It's not just President Trump who's pushing tax cuts. His daughter Ivanka hosted senators for dinner Monday as the White House tries to build support for Trump's proposed tax reform.
Half a dozen Republicans and Democrats, including Sen Joe Manchin (D-W.Va.), Sen. Mike Lee (R-Utah) and Sen. Heidi Heitkamp (D-N.D.), dined on soup, a main course and chocolate ice cream with Ivanka Trump, her husband, Jared Kushner, and Treasury Secretary Steven T. Mnuchin to talk tax cuts.
The Trump administration plans to review the powers that law enforcement officials have under existing opioid laws and request additional authority from Congress if needed, a top official at the Department of Justice said Tuesday.
“We’re going to review it," Deputy Atty. Gen. Rod Rosenstein said when asked by a reporter if current regulatory laws are sufficient to control the opioid epidemic.
President Trump threw his weight Monday behind a measure to fix parts of Obamacare, the first time he has voiced approval of a specific legislative approach to do so and an abrupt turnaround on a bipartisan effort to preserve key elements of the healthcare system that he has sought to repeal.
Trump’s backing of what he repeatedly referred to as a “short-term fix” to ensure “good healthcare” came during freewheeling remarks in which he sought to mend relations with GOP leaders, even as he kicks a growing list of complicated issues to Congress, including immigration and the Iran nuclear deal.
Appearing with Senate Majority Leader Mitch McConnell after a White House lunch, Trump pledged to try to at least partially rein in his former strategist Stephen K. Bannon, who has vowed to challenge incumbent Republicans in 2018, especially those who back McConnell as leader.
Less than a year after Republicans gained control of Washington with President Trump amid heady promises of action, political pressures from multiple directions are bearing down on House and Senate lawmakers whose stalled agenda threatens to exact a toll heavy enough to endanger their majorities.
The messy dilemma congressional Republicans face was starkly visible at two venues in recent days, where powerful factions within the party vented their anger.
At one — a gathering at an expensive New York hotel of wealthy donors aligned with the conservative Koch brothers — frustrations ran so high over the GOP’s inability to deliver on campaign promises that some warned of a wipeout in the 2018 midterm elections. Donors suggested that their financial backing for Republican campaigns could dry up if lawmakers fail to make progress, particularly on tax cuts.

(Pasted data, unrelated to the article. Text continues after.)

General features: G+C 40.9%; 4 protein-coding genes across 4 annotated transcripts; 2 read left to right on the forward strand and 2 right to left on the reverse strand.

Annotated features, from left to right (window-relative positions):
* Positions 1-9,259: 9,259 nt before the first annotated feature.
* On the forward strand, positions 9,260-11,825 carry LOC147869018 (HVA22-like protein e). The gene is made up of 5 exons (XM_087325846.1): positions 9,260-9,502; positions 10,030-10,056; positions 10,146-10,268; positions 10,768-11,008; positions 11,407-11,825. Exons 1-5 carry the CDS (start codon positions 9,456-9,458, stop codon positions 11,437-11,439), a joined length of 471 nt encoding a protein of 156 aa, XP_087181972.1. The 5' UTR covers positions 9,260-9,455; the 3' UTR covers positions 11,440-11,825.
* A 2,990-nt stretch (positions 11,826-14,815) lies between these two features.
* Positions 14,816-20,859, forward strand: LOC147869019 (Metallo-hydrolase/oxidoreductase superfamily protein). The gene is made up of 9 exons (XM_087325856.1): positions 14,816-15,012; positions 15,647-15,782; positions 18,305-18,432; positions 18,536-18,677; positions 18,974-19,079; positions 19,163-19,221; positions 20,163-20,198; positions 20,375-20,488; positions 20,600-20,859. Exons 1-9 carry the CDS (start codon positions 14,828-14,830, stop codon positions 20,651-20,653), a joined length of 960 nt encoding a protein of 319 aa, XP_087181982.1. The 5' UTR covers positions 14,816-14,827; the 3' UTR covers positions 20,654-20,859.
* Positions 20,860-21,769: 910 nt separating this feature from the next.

President Trump's pick to be the nation's drug czar withdrew from consideration Tuesday after news reports focused attention on his role in weakening the government's power to combat the nation's opioid epidemic.
Trump posted a tweet Tuesday morning announcing that Rep. Tom Marino (R-Pa.) had withdrawn his name from consideration.
Trump said Monday that “we’re going to be looking into” the actions of Marino, who was one of Trump's early boosters in Pennsylvania, a key state.
Sen. John McCain, who has sparred repeatedly with President Trump and his former strategist, Stephen K. Bannon, issued a thinly veiled attack Monday, denouncing as "unpatriotic" what he described as "spurious nationalism."
The Arizona senator, the Republican presidential nominee in 2008, did not mention either Bannon or Trump by name, but his brief speech accepting the 2017 Liberty Medal at the National Constitution Center in Philadelphia left little doubt that he was targeting the "America first" nationalism that Bannon helped instill in Trump's campaign and White House.
"To fear the world we have organized and led for three-quarters of a century, to abandon the ideals we have advanced around the globe, to refuse the obligations of international leadership and our duty to remain 'the last best hope of Earth' for the sake of some half-baked, spurious nationalism cooked up by people who would rather find scapegoats than solve problems is as unpatriotic as an attachment to any other tired dogma of the past that Americans consigned to the ash heap of history," McCain said.
Passionate speech from John McCain, who slams 'spurious nationalism': "We live in a land made of ideals, not blood and soil." (via ABC) pic.twitter.com/oP14ra9fqK